Friday, November 25, 2016
Monday, I led my last poetry reading session at an assisted living facility. I have been leading the club for 16 months: I have loved it and have loved the elders, but I’m ready for a break. Fortunately, one of the people who works at the facility will now take it on.
Each week I’ve collected poems that I think they might like around a theme of interest to them. This week’s collection I titled, “Giving Thanks” and I included poems that either they introduced me to or I will think about differently because of them. (There are of course more of those poems than we could read in an hour, so I’ve snuck many in the last two weeks, too.)
We read James Wright’s “The Blessing,” a gentle poem about a man’s encounter with horses that will always remind me of Sheila’s gentle nature and love of horses. Next we read the humorist Dorothy Parker’s poem “One Perfect Rose,” a poem that May Lynn introduced me to and fits her literary sense of humor. That poem also reminds me two longer humorous poems from residents: Robert Service’s “The Cremation of Sam McGee,” that will always remind me of Geoff, one of the first members of poetry club, a man with a subtle sense of humor; and Ernest Thayer’s “Casey at the Bat,” that reminds me of Frank, a man with a full-bodied laugh who lived eight years in a Japanese internment camp and was one of the few of his regiment to return from World War II.
Then there was a poem from Zelda, “Leisure” by William Henry Davies: “What is this life if, full of care, / We have not time to stop and stare.” I’ll always hear it in her South African accent. Though I’ve known for years Robert Frost’s “Stopping by Woods on a Snowy Evening,” I’ve never heard it read so beautifully as by Ada, who at 97 often angers other residents because she doesn’t hear well and doesn’t have much of a social filter. The first time Ada read the poem, the other residents who had often scowled at her burst into applause. To close the session we read Yeats’s “The Lake Isle of Innisfree,” after which I’ll never forget Kaylin exclaiming, “Now that’s a poem!” Finally, I read Charles Reznikoff’s poem of thanks, “Te Deum” and finished with a reading of William Wordsworth’s “I Wandered Lonely as a Cloud,” a favorite poem of all of theirs which they (and you) may call simply, “Daffodils.” I printed that poem so that they could take it back to their rooms with them. I carry it in my heart with me. I remember a discussion about those beautiful images we carry with us when we are melancholy: light on the water, the swishing sound of a river, and the peeling paint on an old barn. I most remember Frank saying that when he thought of something beautiful and joyful he thought of his lovely wife of 63 years, whom we had all known until her recent death.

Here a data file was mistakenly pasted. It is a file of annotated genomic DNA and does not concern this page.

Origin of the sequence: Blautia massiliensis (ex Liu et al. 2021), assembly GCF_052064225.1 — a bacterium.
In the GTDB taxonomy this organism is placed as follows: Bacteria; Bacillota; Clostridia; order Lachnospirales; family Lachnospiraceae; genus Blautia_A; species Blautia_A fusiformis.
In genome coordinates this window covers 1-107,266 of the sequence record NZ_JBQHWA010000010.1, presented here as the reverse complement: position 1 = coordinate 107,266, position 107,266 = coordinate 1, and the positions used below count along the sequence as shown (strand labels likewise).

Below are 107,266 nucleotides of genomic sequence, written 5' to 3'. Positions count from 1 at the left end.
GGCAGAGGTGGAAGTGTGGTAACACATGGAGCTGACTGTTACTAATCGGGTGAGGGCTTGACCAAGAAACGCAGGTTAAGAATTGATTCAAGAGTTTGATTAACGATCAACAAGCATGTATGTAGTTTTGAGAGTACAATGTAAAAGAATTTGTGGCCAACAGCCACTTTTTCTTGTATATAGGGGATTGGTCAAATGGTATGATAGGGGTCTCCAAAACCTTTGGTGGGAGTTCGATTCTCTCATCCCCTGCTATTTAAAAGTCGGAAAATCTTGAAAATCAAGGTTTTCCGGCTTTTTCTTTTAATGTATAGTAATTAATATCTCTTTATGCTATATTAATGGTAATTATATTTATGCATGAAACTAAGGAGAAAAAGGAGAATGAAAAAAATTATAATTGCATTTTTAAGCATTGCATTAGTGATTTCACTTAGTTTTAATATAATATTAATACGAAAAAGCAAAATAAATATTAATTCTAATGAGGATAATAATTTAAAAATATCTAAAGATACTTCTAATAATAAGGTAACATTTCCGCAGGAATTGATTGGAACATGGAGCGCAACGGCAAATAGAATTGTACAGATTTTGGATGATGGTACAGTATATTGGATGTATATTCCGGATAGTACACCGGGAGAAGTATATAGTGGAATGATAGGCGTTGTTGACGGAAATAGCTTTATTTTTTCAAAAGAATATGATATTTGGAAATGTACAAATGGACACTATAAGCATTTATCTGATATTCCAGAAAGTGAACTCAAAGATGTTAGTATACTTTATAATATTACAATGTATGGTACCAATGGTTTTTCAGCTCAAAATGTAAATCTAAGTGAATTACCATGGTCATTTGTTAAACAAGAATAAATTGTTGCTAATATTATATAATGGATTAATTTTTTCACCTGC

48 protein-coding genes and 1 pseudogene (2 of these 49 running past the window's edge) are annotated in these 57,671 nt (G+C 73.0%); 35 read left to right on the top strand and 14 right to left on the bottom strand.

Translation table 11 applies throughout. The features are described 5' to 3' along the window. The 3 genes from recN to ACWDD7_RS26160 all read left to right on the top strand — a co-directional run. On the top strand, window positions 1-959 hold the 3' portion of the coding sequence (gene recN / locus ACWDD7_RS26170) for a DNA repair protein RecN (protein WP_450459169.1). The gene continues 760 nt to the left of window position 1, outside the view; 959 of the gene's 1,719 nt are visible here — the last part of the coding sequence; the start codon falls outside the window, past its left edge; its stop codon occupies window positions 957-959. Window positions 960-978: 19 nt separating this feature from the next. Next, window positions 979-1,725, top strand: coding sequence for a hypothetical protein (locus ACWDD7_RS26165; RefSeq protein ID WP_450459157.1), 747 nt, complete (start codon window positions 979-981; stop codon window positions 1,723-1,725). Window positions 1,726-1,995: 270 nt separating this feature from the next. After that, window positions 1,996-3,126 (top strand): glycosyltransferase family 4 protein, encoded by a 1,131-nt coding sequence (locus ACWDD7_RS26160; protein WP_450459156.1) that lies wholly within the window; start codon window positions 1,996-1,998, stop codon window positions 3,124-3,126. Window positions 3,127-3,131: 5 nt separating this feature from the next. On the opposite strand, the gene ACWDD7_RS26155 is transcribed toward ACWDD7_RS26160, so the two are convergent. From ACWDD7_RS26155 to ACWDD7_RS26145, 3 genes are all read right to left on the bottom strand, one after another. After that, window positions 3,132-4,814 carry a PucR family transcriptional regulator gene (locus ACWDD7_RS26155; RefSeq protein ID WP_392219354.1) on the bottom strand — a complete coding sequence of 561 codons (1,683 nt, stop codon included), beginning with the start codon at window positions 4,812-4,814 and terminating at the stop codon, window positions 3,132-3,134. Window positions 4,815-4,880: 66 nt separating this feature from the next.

Though we have usually ended with a song, and I’ll never forget Pearl dancing to “You Ain’t Nothin’ but a Hounddog,” this week we ended with Judith’s expression of gratitude to me and chocolate cupcakes. Judith has meant so much to me since I met her: she doesn’t deal with the cognitive issues that most residents do but experiences pain from arthritis and ongoing heart problems. I love her feisty spirit: her insistence on those who work there respecting all of the residents for their amazing stories and continuing humanity. Judith is a thanksgiver. This time, she said, “You have changed my life.” About six months ago, she told me, “You have reminded me of a part of myself that I had forgotten.” Frank yelled out, “Bless you.” And others contributed similar blessings. Afterwards, many of the residents came up to say a personal thank you. Earnie kissed me on the cheek: a gentle kiss that will remain with me.
I am a thanksgiver, too, and being thanked means a lot to me.
As I left the room and headed for the stairs, Geoff’s daughter, a bit younger than I am, chased me down (not hard to do as I hobbled with my cane), saying she wanted to thank me for how much this club has meant to her 97 year-old father. She's in a family of thanksgivers. As she talked, I remembered her mother Anneka, who was sick with cancer when I arrived last June. At that point, Anneka slept most of the day, used an oxygen tank and a walker, kept her eyes closed, and was mostly non-verbal. I only ever heard her speak two words. One day after I’d spent some time in their apartment talking with Geoff about poetry, she opened her eyes wide, and said, “Thank you.”
Though I am tired and ready for a rest, my heart is full of gratitude.